14. Robert Nyman [Mozilla]

    Right now, at least, the idea is to “Provide an alternative for most developers but leave Firebug power-users on Firebug”. It is basically about offering the features most users need native in the web browser, while those who need to do even more will have Firebug.

  15. magsout

    Looks very nice. But, there is a technical reason to resize the webpage when you load “Style” ? I think, it’s would be a better idea to add a bottom scrollbar like the highlighter, or like firebug and webkit inspector directly inside the highlighter.

    Gilmore have some good idea, I agree with him.

  16. Skoua

    This inspector looks really nice but I don’t really get the point in doing this when we already have FireBug?

    Is this going to be some kind of replacement or light version of it?

    I’d love to have FireBug built-in FF with this UI though.

  17. Aldi

    Looks great!

    Looks like it’s following the styles of other development tools from other browsers in terms of UI. However, I still find Firebug more intuitive somehow… or is it just me?

    A few things that can at least make it slightly more efficient for quick web development usage:

    Styles > Rules
    -> Make this scrollable
    -> Add auto-complete feature

    Keep it up!

  18. Gilmore

    I like where they’re going, and I especially like the way the element highlighting is done, but there’s still lots of things that need to improve:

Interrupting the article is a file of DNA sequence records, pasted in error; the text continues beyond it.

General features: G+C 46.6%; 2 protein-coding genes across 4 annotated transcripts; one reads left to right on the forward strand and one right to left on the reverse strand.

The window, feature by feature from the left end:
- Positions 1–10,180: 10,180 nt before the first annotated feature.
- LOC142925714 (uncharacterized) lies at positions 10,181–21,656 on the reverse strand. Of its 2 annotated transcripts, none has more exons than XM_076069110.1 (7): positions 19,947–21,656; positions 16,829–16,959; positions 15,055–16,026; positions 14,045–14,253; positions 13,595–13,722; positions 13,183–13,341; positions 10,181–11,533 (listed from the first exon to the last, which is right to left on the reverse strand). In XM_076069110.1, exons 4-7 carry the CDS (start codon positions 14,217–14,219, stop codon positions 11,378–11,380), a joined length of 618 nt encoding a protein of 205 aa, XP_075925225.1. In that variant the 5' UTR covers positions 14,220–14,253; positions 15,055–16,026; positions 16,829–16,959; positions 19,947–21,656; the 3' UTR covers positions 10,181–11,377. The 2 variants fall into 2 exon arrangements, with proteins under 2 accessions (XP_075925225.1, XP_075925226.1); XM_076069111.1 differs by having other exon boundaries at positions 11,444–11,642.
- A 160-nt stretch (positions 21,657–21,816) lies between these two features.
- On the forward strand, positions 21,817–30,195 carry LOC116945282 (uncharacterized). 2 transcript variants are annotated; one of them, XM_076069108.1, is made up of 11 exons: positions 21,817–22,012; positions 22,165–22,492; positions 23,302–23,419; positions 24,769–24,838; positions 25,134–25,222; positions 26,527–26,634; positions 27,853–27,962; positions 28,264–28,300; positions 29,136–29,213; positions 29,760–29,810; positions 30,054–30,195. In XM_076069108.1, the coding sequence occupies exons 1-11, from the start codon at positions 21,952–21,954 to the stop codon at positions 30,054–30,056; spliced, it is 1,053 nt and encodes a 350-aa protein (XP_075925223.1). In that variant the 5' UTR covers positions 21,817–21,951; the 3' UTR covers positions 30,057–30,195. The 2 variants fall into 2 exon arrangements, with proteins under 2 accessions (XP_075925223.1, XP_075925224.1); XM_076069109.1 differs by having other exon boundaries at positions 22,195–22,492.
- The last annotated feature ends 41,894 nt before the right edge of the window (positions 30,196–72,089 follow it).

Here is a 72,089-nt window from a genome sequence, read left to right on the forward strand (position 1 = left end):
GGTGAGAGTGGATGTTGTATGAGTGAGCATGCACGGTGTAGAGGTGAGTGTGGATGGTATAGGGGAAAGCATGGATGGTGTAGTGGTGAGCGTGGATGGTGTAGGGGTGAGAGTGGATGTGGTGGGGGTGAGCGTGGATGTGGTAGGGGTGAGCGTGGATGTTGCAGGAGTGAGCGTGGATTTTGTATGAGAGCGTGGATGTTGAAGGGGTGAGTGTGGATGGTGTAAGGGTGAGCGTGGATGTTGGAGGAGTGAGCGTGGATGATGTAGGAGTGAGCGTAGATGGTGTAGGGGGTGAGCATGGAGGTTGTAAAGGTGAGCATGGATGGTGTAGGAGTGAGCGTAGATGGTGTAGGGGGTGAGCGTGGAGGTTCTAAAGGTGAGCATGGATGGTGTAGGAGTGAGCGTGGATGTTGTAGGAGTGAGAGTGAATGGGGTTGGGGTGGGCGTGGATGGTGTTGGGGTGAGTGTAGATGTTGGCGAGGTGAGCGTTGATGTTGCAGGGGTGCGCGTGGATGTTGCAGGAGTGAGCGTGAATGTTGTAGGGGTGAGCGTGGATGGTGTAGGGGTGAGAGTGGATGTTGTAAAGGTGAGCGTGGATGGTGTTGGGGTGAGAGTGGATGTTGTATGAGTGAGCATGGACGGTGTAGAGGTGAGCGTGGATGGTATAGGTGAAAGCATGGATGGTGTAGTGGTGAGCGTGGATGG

1) Having HTML inspector, style inspector and web console all open at the same time leaves almost no space for the actual page content – I don’t see the need for taking up so much space for HTML+Style. Why not put them in the same panel like Firebug and the WebKit tools?

    2) The Style inspector doesn’t scroll, so if you have a lot of inherited styles you can’t view them without resizing your browser.

    3) The Style inspector doesn’t allow copy+paste, so I can’t copy in-page tweaks I’ve made back into CSS files.

    4) I selected the Properties view in the Style inspector, unchecked “Only user styles”, then switched tabs. When I switched back, the inspector had re-checked the box and hidden the properties I wanted to see.

    5) It’s only early days yet, obviously, but having a visual indication of margin/border/padding on an element would be very useful.